General Question

sunrunner's avatar

Is law school a good investment?

Asked by sunrunner (120points) December 27th, 2010

History major from top undergrad with no other real career prospects (my own fault, really). 1 year experience assisting attorneys in a law firm. Have sizable undergrad debt. GPA is too low to get into top 14 law school. However I do love the law, the practice of law, and could absolutely see myself practicing law for the rest of my life; at this point I’m very concerned I would be taking on more debt than I could reasonably repay. However I have no idea what else I would do.

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13 Answers

gailcalled's avatar

Can you gain admission to your state university law school, if it has a reputable one? That would be the least expensive.

wundayatta's avatar

The debt load looks incredible from your vantage point. As you get older, it will get less and less significant. Your salary will increase, but your debt payments won’t. And given that a professional degree can increase your salary to two or three times the salary of someone with only an undergraduate degree, on average, you will have those loans paid off before you know it.

sunrunner's avatar

@wundayatta That’s good to hear, as everyone says don’t take on more debt, particularly for law school (unless you go to a top 14 school).
@gailcalled It’s possible but my state’s law school is very competitive. If I apply this year for 2012 admission my chances might be a bit higher than if I had applied this year.

wundayatta's avatar

@sunrunner I think that young people are overly in awe of debt. It just looks like a huge mountain. But people are willing to buy a house which gives them hundreds of thousands of dollars of debt, but they look at a debt that is half that much and that will give them a huge increase in earning power for their entire lifetimes, and say it’s too much? I understand, but I don’t think people are really looking at the long term here.

john65pennington's avatar

Attorneys and law firms are a dime a dozen. this is why you see them advertise on television. a good attorney does not need to advertise.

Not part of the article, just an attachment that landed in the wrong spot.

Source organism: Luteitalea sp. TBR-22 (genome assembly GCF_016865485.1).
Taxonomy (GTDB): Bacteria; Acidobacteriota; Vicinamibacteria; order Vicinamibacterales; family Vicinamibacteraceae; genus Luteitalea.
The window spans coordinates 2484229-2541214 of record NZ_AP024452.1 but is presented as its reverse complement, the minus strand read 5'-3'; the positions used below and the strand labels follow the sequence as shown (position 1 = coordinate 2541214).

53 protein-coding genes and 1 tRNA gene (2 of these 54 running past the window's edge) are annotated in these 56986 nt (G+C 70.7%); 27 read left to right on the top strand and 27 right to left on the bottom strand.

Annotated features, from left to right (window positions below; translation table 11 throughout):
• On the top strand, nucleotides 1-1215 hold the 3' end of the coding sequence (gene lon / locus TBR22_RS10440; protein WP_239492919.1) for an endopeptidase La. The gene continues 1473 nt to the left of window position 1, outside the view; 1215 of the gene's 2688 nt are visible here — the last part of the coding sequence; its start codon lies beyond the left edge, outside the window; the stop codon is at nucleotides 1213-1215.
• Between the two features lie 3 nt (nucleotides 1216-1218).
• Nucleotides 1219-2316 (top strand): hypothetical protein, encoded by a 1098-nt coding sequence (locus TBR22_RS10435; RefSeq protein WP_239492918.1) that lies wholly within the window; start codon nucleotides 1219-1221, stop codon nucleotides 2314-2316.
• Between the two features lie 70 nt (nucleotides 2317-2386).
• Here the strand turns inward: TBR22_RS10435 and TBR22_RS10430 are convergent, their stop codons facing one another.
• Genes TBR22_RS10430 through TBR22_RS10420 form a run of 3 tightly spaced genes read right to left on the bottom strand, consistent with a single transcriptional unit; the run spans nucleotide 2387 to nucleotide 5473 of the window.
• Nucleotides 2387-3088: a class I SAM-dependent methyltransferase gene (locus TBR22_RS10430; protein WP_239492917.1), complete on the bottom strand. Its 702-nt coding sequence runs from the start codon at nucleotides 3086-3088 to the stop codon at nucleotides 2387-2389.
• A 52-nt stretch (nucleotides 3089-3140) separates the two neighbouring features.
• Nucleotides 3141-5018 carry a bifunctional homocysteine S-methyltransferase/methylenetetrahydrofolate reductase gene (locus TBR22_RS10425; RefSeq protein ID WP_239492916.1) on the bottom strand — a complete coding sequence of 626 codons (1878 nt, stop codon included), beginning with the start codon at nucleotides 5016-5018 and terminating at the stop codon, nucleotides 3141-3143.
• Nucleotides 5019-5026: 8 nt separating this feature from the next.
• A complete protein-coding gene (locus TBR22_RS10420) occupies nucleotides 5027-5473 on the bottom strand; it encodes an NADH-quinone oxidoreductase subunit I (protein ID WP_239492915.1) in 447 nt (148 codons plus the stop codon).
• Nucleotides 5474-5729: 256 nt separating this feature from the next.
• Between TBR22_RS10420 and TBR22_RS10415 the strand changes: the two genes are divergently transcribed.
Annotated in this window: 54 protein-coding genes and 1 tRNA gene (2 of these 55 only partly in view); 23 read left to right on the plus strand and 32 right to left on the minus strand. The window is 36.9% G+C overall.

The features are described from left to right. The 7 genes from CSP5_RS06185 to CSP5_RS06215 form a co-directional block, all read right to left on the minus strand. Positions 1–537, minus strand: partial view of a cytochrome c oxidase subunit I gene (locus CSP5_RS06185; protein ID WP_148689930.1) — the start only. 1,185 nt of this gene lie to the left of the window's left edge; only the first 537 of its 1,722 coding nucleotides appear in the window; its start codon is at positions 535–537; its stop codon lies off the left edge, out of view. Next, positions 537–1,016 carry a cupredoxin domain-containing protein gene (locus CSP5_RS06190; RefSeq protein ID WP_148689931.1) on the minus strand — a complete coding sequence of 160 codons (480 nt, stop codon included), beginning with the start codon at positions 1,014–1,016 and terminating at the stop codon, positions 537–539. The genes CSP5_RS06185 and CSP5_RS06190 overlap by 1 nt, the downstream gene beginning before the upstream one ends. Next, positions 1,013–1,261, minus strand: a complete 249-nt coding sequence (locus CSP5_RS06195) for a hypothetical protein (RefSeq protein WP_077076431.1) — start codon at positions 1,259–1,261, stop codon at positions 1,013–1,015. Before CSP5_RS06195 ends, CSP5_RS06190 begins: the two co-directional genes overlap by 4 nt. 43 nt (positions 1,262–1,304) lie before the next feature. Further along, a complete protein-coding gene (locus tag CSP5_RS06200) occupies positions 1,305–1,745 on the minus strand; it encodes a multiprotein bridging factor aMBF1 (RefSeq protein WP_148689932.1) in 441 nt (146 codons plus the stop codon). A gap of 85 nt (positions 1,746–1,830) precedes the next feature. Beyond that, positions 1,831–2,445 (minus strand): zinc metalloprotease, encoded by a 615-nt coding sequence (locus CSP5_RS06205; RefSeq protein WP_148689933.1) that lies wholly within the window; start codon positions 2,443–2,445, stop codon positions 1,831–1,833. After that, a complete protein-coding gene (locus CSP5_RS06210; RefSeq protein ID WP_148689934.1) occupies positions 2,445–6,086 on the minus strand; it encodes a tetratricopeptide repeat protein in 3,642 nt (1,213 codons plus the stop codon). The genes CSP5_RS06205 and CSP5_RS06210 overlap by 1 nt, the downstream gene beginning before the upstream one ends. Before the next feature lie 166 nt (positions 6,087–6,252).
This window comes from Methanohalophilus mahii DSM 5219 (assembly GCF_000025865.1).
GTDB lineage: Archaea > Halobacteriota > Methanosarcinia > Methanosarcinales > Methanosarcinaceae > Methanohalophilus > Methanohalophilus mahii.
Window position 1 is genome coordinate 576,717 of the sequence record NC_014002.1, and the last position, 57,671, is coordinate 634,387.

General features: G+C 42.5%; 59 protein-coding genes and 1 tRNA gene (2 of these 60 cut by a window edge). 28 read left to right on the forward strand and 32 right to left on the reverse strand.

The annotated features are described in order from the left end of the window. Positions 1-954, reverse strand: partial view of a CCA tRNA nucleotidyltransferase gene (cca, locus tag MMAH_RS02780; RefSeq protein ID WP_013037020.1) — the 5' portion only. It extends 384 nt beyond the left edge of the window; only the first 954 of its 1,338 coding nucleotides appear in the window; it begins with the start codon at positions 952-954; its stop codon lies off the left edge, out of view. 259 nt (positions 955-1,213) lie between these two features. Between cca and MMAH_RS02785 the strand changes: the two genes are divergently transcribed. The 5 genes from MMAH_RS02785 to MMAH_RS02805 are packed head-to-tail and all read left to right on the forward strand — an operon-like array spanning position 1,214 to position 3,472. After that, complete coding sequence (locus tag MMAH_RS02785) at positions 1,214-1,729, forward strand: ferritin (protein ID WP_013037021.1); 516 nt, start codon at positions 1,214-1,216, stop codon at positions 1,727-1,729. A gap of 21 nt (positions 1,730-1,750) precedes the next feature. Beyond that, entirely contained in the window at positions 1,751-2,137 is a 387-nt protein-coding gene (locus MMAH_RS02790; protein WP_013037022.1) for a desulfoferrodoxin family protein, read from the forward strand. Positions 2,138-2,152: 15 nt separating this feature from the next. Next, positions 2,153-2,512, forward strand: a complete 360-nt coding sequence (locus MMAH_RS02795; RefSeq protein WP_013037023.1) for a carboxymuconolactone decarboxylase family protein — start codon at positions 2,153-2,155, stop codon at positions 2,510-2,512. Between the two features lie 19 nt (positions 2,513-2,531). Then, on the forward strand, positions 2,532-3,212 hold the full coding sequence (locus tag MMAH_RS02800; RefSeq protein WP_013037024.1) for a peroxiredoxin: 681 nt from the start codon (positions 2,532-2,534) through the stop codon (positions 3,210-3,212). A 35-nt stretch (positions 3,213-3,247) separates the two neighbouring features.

sunrunner's avatar

@wundayatta Yes, but with a house, you can (usually) walk away from it (via foreclosure), or declare bankruptcy, if you get in real trouble. Plus, your mortgage payments build equity and provide you with a place to live (perhaps they’re a bit more than rent, but at least you don’t have to pay rent anymore). With student loans, you can’t walk away from them, and you can’t discharge them in bankruptcy unless you can prove undue hardship, which is typically a disability which precludes ever finding a job again, ever, which is a very difficult burden to prove. Plus, there is a tremendous amount of risk (you get sick and can’t complete school, or fail the bar, etc.) and you don’t get anything of physical value in return…

BoBo1946's avatar

Not a good field today. Market saturated with lawyers, but having said that, depends on your ability. If you good at something, there will always be a job. Here is a good aritcle on lawyers today.

wundayatta's avatar

@sunrunner Surely you don’t think houses are not risky investments? But, it’s up to you. Would you rather invest in a hunk of bricks and mortar, or in yourself? Which is more likely to pay off?

Ducati_MST's avatar

Aside from the debt, you said: “You love the law…the practice of law…and you could see yourself practicing law for the rest of your life”.

The only thing that I know from everything I’ve always read in my life is this: Having a law degree in your resume/history/life background, elevates your desirability for any field of any occupation you may hope to enter.

Think of it this way.

If you were seeking work as a video editor in a commercial advertising company and you had numerous degrees in your resume, one being medicine and another being law (any field of law) which degree do you think that the ad company would more likely feel comfortable with their new hire?

A law degree (no matter the negative connotation) is more valuable to career opportunities than any other degree. You can research this for more acceptable verification.

BarnacleBill's avatar

Only go to law school if you love the law. Don’t go for the money or because you don’t know what else to do.

Anemone's avatar

If you think this is something you’d stick with for a while (and it seems you do), I’d say it’s definitely a good investment. It may be worthwhile to look into it further before going for the degree… maybe you could shadow lawyers in the fields you’re most interested in pursuing, just to be sure it’s really what you want to do.

mattbrowne's avatar

There are far too many lawyers in the US. It makes American products more expensive.

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